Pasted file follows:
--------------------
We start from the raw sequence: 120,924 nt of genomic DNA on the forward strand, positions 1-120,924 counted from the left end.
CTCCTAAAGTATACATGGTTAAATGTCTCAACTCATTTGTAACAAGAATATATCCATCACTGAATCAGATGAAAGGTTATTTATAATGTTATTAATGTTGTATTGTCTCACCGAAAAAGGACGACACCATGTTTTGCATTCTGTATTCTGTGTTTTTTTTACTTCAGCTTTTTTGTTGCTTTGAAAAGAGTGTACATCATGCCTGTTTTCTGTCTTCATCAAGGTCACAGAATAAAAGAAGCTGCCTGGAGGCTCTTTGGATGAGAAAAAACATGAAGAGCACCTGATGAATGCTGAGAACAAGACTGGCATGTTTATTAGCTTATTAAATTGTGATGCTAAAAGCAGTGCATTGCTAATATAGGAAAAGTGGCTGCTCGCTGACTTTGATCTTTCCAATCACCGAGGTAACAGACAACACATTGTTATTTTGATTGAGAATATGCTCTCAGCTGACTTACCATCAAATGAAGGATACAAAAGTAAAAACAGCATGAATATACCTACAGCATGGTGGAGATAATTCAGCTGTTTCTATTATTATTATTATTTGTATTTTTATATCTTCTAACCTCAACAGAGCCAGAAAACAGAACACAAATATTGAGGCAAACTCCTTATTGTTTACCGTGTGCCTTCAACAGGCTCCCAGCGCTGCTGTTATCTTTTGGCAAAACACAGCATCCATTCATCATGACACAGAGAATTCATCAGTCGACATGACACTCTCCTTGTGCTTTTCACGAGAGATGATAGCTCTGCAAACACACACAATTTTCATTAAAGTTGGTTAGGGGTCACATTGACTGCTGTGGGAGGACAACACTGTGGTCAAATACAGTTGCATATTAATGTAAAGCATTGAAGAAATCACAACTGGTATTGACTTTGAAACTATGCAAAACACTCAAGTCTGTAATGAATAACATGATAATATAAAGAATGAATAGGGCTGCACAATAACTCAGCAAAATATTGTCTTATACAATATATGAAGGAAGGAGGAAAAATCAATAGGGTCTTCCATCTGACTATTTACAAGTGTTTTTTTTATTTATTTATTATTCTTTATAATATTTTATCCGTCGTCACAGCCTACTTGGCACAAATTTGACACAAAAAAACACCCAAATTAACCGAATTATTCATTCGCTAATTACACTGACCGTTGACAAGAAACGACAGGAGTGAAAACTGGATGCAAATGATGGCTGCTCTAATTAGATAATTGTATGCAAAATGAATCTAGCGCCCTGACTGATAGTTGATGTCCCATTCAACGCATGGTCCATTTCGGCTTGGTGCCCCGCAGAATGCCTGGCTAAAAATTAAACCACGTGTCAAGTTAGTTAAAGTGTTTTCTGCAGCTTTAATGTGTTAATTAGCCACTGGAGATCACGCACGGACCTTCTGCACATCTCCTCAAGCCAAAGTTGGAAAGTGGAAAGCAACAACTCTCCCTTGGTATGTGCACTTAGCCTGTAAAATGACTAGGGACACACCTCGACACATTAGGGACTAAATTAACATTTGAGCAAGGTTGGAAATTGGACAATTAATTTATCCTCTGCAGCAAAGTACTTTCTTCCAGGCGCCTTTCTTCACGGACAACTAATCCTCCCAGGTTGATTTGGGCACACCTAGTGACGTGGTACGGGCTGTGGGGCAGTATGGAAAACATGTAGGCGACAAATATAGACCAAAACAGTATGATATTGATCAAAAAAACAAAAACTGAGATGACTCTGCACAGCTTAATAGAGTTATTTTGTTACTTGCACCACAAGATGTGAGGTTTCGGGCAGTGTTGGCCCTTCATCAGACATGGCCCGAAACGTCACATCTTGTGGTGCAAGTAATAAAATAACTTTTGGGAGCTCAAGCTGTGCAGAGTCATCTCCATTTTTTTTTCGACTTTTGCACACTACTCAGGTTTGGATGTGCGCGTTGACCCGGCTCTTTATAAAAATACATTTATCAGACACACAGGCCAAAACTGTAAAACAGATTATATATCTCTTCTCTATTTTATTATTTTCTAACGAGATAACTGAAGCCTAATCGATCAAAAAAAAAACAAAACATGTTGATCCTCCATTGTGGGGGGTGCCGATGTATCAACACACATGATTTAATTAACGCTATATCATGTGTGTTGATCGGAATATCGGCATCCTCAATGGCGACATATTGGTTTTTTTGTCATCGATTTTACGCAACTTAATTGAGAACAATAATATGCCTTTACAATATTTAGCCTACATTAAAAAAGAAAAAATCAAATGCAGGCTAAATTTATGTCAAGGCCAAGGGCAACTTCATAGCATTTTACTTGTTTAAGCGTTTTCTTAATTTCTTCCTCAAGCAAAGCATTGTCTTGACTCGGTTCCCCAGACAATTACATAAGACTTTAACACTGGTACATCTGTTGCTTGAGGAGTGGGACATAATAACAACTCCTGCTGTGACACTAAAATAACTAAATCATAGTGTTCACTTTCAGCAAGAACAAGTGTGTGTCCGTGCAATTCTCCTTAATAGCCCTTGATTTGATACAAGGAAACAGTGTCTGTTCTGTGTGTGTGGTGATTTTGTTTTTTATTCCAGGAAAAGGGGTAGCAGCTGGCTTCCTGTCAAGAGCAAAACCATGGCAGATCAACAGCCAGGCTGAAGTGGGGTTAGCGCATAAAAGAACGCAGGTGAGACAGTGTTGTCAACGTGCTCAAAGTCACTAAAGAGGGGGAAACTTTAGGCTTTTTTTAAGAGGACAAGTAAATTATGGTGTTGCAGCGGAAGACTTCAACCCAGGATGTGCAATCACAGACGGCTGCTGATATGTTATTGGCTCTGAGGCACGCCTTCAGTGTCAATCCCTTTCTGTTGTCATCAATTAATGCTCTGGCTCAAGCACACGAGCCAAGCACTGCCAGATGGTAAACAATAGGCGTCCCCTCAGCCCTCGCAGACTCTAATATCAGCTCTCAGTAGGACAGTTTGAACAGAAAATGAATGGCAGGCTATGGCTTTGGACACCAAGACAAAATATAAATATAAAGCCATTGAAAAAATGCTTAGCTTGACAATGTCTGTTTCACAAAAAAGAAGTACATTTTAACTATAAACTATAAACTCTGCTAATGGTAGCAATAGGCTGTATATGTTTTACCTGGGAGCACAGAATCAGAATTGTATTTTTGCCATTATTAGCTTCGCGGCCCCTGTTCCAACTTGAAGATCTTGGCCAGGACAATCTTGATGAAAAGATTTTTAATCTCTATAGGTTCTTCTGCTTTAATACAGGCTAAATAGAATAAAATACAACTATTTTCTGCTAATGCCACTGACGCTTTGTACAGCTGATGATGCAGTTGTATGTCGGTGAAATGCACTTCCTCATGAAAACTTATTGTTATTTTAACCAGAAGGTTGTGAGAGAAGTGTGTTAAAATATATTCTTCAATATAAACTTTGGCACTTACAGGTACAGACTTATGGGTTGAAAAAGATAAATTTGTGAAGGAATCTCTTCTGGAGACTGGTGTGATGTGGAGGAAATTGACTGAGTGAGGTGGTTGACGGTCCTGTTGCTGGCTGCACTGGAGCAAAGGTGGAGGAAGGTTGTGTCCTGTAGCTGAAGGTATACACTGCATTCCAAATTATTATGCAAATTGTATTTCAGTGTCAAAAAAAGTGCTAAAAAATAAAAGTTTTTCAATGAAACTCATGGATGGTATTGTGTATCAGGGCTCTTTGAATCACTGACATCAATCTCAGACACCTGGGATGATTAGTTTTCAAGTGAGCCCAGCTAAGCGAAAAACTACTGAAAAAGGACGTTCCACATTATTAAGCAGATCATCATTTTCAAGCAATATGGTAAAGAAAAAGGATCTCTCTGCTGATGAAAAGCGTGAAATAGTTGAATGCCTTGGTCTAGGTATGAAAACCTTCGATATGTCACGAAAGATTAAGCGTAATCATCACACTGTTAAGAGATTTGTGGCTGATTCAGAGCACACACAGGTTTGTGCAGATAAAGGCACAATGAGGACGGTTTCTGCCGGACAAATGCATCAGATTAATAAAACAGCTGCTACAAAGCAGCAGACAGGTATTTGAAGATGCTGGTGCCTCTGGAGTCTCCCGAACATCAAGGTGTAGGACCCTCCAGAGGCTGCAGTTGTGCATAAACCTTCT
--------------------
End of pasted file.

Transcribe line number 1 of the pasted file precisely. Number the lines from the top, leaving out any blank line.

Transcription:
We start from the raw sequence: 120,924 nt of genomic DNA on the forward strand, positions 1-120,924 counted from the left end.